The importance of being outside


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Sleeping in the Forest, by Mary Oliver

I thought the earth remembered me,
she took me back so tenderly,
arranging her dark skirts, her pockets
full of lichens and seeds.
I slept as never before, a stone on the river bed,
nothing between me and the white fire of the stars
but my thoughts, and they floated light as moths
among the branches of the perfect trees.
All night I heard the small kingdoms
breathing around me, the insects,
and the birds who do their work in the darkness.
All night I rose and fell, as if in water,
grappling with a luminous doom. By morning
I had vanished at least a dozen times
into something better.

It is rare I’ll spend too long a time inside, a something I’ve recognised - at the ripe ol’ age of 32 - does me nowt good, to be clambering up the walls, letting stew and simmer my frustration at being ‘kept’ between them.

It can be hard, living in a city, to find pockets of nature to escape into. Once upon a time I’d have a want to hunt out greenery, and lush vegetation (ok, maybe that comes from my apparent love of story books and their distinct, happily-ever-after ways...lush vegetation, it just sounds good, doesn’t it? Rather that than ‘the bare bones of stark naked trees’), but ‘tis a rarity, here in Manchester - either because the pocket is a little too far away for a jaunt to it to be possible, or the area itself is one that (to be brutally, I-do-live-in-a-big-city-after-all honest) I wouldn’t choose to visit on my lonesome.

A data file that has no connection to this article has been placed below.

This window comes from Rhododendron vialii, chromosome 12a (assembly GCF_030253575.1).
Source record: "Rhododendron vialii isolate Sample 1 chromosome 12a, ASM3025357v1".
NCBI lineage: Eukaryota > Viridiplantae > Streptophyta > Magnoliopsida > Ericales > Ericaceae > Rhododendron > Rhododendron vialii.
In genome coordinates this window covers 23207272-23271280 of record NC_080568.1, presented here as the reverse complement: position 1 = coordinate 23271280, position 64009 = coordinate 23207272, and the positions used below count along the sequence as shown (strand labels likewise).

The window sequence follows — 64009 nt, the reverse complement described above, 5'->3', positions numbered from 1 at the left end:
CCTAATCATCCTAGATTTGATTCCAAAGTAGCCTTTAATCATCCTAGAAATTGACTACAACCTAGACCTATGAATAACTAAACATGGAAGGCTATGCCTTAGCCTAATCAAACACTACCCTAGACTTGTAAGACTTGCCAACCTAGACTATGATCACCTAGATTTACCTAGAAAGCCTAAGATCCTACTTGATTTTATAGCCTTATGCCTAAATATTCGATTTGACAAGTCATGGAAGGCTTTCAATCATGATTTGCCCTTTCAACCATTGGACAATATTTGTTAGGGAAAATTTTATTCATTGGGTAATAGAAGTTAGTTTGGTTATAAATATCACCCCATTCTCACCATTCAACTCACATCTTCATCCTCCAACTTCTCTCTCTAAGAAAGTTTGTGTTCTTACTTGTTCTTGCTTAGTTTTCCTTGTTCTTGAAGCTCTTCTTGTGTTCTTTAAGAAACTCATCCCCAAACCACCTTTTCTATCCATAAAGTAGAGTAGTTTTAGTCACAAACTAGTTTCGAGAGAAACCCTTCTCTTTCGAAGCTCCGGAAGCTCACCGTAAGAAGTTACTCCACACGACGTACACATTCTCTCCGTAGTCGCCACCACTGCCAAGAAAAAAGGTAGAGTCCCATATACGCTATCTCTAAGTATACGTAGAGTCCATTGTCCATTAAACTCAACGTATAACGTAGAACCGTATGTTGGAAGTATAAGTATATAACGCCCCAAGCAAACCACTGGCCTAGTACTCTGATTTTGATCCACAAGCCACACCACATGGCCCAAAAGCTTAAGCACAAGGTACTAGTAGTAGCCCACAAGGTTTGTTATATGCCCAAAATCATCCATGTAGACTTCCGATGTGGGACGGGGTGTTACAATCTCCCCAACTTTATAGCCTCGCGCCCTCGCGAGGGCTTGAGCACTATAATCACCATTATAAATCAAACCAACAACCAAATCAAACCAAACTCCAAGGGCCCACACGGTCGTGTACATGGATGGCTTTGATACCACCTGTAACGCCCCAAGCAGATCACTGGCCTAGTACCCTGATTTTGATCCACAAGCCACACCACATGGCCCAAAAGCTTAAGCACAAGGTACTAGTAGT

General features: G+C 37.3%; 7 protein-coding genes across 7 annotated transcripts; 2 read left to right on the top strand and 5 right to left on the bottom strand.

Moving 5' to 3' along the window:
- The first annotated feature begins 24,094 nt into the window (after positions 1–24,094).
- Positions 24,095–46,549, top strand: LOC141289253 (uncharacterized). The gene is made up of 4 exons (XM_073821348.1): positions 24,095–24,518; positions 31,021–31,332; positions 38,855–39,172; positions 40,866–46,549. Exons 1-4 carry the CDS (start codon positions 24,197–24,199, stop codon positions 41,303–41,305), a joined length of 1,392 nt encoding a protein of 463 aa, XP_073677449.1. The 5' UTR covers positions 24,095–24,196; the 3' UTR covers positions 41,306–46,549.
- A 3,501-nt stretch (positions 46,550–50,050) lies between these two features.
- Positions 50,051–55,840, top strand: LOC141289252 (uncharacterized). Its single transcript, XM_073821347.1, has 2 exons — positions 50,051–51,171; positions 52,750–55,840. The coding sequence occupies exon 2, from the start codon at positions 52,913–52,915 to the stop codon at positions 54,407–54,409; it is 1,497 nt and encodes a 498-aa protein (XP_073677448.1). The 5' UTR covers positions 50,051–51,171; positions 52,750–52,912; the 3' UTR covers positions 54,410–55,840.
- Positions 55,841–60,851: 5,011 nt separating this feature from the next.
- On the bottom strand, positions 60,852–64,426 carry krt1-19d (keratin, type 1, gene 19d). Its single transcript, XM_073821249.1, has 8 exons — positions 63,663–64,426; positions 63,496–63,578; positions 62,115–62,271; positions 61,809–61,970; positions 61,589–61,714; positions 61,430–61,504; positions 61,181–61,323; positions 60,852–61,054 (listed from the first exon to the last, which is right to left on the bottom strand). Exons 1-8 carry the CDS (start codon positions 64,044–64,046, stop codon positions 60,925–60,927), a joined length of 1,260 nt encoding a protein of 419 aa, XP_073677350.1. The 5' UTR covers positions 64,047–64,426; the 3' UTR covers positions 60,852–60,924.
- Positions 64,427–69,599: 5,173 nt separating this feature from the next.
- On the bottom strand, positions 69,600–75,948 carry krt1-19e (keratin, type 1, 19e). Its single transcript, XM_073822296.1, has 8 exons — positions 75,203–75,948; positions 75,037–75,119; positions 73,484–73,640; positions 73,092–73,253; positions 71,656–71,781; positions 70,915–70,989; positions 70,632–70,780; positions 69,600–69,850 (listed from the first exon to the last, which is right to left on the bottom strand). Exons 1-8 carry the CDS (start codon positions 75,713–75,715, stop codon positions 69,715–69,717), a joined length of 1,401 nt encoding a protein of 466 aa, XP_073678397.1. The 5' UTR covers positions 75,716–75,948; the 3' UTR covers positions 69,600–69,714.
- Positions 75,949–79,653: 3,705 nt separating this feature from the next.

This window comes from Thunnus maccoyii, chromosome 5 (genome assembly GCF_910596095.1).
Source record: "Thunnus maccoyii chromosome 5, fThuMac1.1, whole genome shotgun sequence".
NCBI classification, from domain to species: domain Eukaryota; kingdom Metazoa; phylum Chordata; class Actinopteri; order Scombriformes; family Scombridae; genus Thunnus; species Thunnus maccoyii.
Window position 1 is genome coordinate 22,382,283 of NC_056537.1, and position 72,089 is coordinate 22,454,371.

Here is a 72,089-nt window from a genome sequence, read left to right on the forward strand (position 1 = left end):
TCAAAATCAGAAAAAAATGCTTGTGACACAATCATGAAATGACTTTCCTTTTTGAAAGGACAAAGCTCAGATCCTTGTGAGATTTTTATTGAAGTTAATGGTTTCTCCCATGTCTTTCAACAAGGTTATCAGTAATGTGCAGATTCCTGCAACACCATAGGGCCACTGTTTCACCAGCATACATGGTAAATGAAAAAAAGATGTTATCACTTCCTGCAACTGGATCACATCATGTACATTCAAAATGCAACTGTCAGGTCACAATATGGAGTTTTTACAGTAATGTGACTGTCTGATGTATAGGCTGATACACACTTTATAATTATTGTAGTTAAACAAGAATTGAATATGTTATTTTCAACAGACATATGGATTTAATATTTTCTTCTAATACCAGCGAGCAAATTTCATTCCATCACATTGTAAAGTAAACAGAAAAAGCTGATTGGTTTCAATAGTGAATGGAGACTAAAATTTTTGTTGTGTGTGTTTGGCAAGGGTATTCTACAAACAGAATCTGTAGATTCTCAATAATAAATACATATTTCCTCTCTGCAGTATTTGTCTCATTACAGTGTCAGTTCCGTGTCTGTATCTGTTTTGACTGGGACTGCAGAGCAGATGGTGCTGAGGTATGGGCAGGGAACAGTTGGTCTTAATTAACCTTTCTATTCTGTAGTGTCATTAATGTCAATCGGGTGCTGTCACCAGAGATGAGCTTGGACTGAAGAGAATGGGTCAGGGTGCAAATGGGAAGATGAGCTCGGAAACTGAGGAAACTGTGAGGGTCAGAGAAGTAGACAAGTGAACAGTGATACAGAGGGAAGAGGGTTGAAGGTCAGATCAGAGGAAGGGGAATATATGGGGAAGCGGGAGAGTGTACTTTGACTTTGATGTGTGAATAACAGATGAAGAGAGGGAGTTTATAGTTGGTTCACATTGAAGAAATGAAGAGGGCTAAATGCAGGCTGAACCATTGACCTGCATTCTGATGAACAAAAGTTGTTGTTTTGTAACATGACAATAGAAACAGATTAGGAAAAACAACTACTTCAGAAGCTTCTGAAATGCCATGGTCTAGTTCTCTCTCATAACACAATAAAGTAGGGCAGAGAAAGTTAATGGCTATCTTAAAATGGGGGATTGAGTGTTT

It is for this reason then, that I find my solace in wanderings down by the canal. A couple of minutes walk from front door to the ‘Cast No Shadow’ bridge (that, in fact, casts rather a great shadow on the days when the water is calm), the Rochdale and Ashton Canals have become chums to this here needer of nature for mental wealth, their ample stretches (the former out of the city, the latter - and the path most chosen - towards it) the perfect of partners on days when getting outside, being able to get outside, isn’t just a luxury, but a necessity.

Of course, the benefits of such an amble have been proven through research that, admittedly, I don’t have the attention span to scan (although I do very much love my brief dip into talks of Shinrin-Yoku, that is, “taking in the forest atmosphere”/”forest bathing” as lauded by Japan since the 1980s as a restorative, rejuvenating and calming health benefit), which in and of itself is an encourager of getting out, but it is only through my own intuitive connecting-to-self that I have an understanding (and a most appreciated one at that, for the moments of peace it has afforded me) of what ‘gets me through’...and nature is very much it.


My friends, what is it you do to care for your own wellbeing?

Do you like to get out in nature? Perhaps create something? Exercise good and proper? Treat yourself to something sweet (I’m down with this one!)? I'd love to know!